The Human Microbiome as Road Kill in the Age of the Anthropocene

  With the world entering a new geological epoch – the Anthropocene – the idea that we now live in a very different world than the one our not-so-distant ancestors inhabited, has never been truer. But amidst global deforestation, melting ice sheets, and general biosphere degradation, perhaps the human microbiome – the collection of our…

Paleo versus Vegetarian – who eats more fiber?

I often hear Paleo and Primal eaters say their shopping carts almost always look like that of a vegetarian grazing through the same super market when it comes to the non-grain veggies it contains. This comment – in my experience – often follows when addressing critics who say that a Paleo/Primal diet focused on fat…

Slumdog Microbiome More Diverse

I was recently invited to put together a series of slides – or webinar – for a national supermarket chain on things their customers could do to improve the health of their gut microbiome. Once I got past the obvious first few slides that recommend they might spend a little less time in national supermarket…

Killing bacteria and the rise of IBD (in kids)

We’ve all heard by now that over zealous use of antibiotics – both prescriptions for humans and low doses in animal feed – is giving rise to antibiotic-resistant strains of bacteria. But a potentially bigger issue is the changes in our entire microbial community brought on by antibiotics. The scorched earth strategy of antibiotics not…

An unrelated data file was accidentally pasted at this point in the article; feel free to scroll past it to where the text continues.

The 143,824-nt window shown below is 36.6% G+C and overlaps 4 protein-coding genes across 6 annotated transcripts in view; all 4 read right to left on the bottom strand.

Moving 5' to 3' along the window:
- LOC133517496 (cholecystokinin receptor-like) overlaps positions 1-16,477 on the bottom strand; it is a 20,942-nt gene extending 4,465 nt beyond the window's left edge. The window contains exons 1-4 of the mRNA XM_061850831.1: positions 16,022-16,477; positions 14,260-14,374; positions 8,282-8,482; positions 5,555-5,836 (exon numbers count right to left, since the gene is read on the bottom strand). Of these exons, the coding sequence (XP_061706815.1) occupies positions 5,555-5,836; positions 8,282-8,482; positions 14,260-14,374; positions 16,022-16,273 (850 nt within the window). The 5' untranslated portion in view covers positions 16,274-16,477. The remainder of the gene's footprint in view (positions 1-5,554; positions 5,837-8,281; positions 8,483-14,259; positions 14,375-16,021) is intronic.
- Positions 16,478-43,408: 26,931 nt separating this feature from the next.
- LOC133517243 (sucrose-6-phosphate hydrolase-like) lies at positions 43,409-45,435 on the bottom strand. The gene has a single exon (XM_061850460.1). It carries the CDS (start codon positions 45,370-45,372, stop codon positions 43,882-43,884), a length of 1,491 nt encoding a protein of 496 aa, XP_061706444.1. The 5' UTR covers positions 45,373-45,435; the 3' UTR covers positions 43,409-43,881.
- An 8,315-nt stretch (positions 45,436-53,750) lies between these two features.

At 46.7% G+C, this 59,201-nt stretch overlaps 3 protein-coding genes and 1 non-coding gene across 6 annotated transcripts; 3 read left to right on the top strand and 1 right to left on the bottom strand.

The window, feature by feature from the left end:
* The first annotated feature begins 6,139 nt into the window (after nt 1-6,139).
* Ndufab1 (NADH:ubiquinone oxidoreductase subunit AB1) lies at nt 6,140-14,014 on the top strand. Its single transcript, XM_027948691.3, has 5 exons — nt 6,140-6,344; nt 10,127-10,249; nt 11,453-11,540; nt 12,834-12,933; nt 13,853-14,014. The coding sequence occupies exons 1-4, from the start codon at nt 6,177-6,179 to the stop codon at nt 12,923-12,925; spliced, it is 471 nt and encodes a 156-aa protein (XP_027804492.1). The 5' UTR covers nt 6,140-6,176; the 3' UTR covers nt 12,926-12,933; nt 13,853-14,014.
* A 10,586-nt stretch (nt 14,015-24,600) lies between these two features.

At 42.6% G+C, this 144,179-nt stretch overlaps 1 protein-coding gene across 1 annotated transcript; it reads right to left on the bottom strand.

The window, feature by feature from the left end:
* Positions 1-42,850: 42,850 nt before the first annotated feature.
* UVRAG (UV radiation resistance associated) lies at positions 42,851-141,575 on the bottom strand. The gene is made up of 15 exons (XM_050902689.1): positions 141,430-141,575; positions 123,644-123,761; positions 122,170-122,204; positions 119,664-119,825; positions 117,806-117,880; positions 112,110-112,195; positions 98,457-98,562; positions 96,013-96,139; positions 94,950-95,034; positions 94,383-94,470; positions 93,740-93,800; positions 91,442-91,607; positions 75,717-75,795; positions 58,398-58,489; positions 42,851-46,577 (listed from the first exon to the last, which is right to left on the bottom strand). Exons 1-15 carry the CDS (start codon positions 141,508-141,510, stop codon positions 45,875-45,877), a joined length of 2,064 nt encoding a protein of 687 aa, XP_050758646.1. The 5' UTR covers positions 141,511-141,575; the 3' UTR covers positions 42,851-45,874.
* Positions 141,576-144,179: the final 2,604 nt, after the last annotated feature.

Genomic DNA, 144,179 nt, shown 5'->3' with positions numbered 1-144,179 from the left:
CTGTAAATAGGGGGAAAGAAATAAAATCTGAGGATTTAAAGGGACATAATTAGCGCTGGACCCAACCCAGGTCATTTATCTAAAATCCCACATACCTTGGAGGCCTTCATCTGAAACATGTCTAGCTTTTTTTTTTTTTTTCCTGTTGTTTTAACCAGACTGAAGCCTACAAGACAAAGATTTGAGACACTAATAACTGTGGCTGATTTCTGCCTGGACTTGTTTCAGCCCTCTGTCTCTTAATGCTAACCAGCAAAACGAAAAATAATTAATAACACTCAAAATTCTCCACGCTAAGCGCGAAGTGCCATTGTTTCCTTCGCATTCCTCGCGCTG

Guts, Germs and Meals: what 37 microbiologist say about diet

Earlier this year (in 2012), U.S. News & World Report  reported its second annual list of the Best Diets, as ranked by a panel of  “22 nationally recognized experts in diet, nutrition, obesity, food psychology, diabetes, and heart disease.” The expert panel evaluated 28 diets including the well known Atkins, South Beach Diet, Biggest Loser…

Probiotics or Prebiotics: which would Darwin choose?

“Darwin” you are probably wondering, “what does he have to do with this?” A better choice might have been the Nobel prize-winning Russian zoologist Elie Metchnikoff (though few would recognize his name). He, like Darwin, exerted almost clairvoyant-like insight into biology and medicine, and his observation that many Bulgarians who consumed foods fermented with Lactobacilli…

Dirtying up our diets

This article originally appeared as an Op-ed in the New York Times.   OVER 7,000 strong and growing, community farmers’ markets are being heralded as a panacea for what ails our sick nation. The smell of fresh, earthy goodness is the reason environmentalists approve of them, locavores can’t live without them, and the first lady…